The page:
You go away shaking your head, not knowing what you need to improve to please Sally. You make some random efforts to improve your reports and emails for the next few months. The next surprise is that your boss calls you for a meeting in their office. You walk in and see your boss, Sally, and an HR representative waiting for you. The only words you register from your boss in that confused state is, Jim you have 30 days to find another job!
2. Your workload: Over a period of a few months (less than a year) you see your workload diminishing. Initially, you are comforted by how you will have more time to catch up with all those things that are pending on your desk and you get excited about getting rid of that backlog, even writing a blog or an article about your project. But, what troubles you is that the workload keeps getting lighter and lighter. You complain to your boss and ask why in the middle of a task it was suddenly pulled away from you and given to one of your peers. Your boss gives you some flip response: Oh, we’ve some more important project for you to give in a few days, so we wanted to free-up your calendar. Well, that exciting project never materializes and now you are spending your time in your office counting your Spam emails in your inbox.
3. Key meetings: Yet another sign that you are on your way out is when you stop getting invited to meetings where you were previously required to attend. Some of those meetings are about the projects that you are leading or where you are playing a key role. Worse is when you can attend these meetings, but no one asks you for the status of your task.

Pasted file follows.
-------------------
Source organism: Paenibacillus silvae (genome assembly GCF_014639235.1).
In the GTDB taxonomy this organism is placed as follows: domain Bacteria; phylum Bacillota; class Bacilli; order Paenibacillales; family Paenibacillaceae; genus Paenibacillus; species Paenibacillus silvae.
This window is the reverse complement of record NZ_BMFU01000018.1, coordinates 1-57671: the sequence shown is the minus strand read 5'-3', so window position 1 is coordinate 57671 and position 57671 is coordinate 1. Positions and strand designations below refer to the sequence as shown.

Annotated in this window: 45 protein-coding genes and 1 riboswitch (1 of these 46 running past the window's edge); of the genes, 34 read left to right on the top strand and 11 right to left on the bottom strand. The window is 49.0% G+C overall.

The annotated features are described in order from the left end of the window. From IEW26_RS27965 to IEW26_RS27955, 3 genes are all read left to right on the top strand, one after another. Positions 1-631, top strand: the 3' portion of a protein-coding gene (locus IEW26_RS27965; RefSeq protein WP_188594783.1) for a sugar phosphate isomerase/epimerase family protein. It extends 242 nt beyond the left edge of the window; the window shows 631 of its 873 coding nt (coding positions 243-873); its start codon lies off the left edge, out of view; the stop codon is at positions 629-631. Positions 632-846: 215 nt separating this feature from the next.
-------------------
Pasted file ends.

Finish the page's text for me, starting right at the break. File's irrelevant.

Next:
4. Missing emails: Suddenly you discover that you have stopped getting emails about your project or task and you find that out when one of your team members forwards you an email on which your name was previously on a distribution list, with a query. You go to the email’s author and ask why your name was taken out. That person responds by pointing the finger to your boss who requested that your name be taken off the distribution. You go to your boss and ask, when you hear some lame excuse such as, “Oh, he misunderstood what I said. I’ll make sure you are back on the list.” You wait, but you stay out of the email loop from then on.
5. Reversing past actions: Yet another sign that you are done in your job is when, after you are suddenly removed from your project for a “more juicy assignment,” you realize that some of the decisions you had made on the project are being reversed openly. Since you no longer have any say on that project you just watch this from a distance and wonder what is going on. Soon the entire project takes on a new path and you fail to recognize anything about it.
Of course these are just signals that affect your immediate work and how you are treated before it’s time for you to exit, either voluntarily or otherwise. There are factors that go outside your sphere of activity and about which you must also be vigilant. Some of these factors include worsening financial condition (sales, margins), acquisition by another company, or negative media coverage about your company. Any of these factors should give you ample warning about your future in your current company. You must take charge and act preemptively to protect your career and your résumé.